Animal psychologists have followed the friendship of older chimpanzees from Kibale National Park in Uganda and found that they choose friends according to the same principles as older people. An article with the results of the study was published by the scientific journal Science.
“It is believed that with age, people become more choosy in the choice of friends, as they become more aware of their mortality and want to make the most of the remaining time. Chimpanzees are intelligent primates, but they do not realize the finiteness of life. some other processes that explain why in old age their relationships with others become more positive, “- said one of the study authors, professor at Harvard University (USA) Richard Wrangham.
Over the past few years, neurophysiologists and animal psychologists have found ample evidence that typically human intelligence and our ability to display complex emotions are common to many other animals, including dogs, primates, and even ravens.
For example, a few years ago, scientists discovered that dogs communicate with people to gain attention and positive emotions. At the same time, animals understand the intonation and meaning of the words that they hear from the owners. Zoologists have recorded similar, albeit less pronounced abilities and traits of character in horses, pigs and goats.
Wrangham and his colleagues have discovered yet another trait that humans share with chimpanzees. For two decades, scientists have observed the lives of two dozen males who live in western Uganda, in the Kibale National Park.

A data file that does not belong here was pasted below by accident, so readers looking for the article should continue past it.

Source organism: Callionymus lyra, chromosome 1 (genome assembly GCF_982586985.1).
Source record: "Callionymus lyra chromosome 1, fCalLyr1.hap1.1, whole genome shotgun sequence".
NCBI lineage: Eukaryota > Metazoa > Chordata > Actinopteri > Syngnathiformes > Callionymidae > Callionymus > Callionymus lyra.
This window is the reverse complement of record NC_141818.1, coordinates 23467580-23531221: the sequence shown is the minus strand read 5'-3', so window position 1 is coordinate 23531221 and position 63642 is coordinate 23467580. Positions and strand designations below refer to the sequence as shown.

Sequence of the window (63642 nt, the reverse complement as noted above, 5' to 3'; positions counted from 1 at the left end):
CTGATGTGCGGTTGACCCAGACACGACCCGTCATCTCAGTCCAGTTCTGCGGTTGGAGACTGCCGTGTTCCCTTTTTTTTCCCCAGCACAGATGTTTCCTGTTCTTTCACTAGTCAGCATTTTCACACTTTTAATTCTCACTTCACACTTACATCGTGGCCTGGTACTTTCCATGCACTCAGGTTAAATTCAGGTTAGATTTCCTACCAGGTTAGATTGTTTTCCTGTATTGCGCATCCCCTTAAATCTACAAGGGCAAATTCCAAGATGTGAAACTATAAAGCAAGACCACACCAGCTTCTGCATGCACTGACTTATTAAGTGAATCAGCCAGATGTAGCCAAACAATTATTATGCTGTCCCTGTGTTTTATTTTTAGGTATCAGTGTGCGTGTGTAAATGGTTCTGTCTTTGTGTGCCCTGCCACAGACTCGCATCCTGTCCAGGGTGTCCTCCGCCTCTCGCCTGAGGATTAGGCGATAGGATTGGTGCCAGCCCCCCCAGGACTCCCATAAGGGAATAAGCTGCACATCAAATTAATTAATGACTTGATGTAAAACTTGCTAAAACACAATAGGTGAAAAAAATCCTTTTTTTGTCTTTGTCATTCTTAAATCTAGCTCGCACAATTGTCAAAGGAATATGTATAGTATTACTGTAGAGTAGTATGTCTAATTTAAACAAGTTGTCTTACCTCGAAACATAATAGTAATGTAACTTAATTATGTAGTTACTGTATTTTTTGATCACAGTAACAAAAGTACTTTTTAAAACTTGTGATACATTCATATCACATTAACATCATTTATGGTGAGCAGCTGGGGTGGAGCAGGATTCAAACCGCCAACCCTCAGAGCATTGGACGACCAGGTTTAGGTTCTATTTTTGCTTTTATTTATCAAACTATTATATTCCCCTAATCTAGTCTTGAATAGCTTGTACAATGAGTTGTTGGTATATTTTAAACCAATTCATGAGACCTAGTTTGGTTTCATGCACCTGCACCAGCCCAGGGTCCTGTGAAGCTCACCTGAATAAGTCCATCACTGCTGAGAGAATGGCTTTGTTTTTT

Friendship for life
In total, scientists observed how primates communicated with each other, what relationships they were in and how their social habits changed with the age of 78 thousand hours. The monkeys studied included both relatively young individuals, 15 years old, and elderly chimpanzees, who have lived for more than 40 years.
It turned out that the elderly and young individuals communicated differently with acquaintances and friends. The latter had a wide social circle, they often courted their relatives, not expecting similar feelings on their part. However, the older monkeys had much fewer “friends” and the chimpanzees maintained a warmer relationship with them.
This was expressed, in particular, in the fact that older friends more often and for a longer time courting each other, cleaning the skin of parasites, preferred to sit next to each other when meeting other monkeys, they had relatively many close friends in common. In addition, they were less likely to conflict.
Chimpanzees are virtually indistinguishable from humans in this regard, according to Wrangham and his colleagues. People with age also choose their friends more carefully, and also prefer to behave with them as positive as possible.
So far, scientists cannot say for sure whether this feature of the psychology of humans and chimpanzees has a common neurophysiological and genetic background. They hope that this question will be answered in the course of further research on the social behavior of monkeys.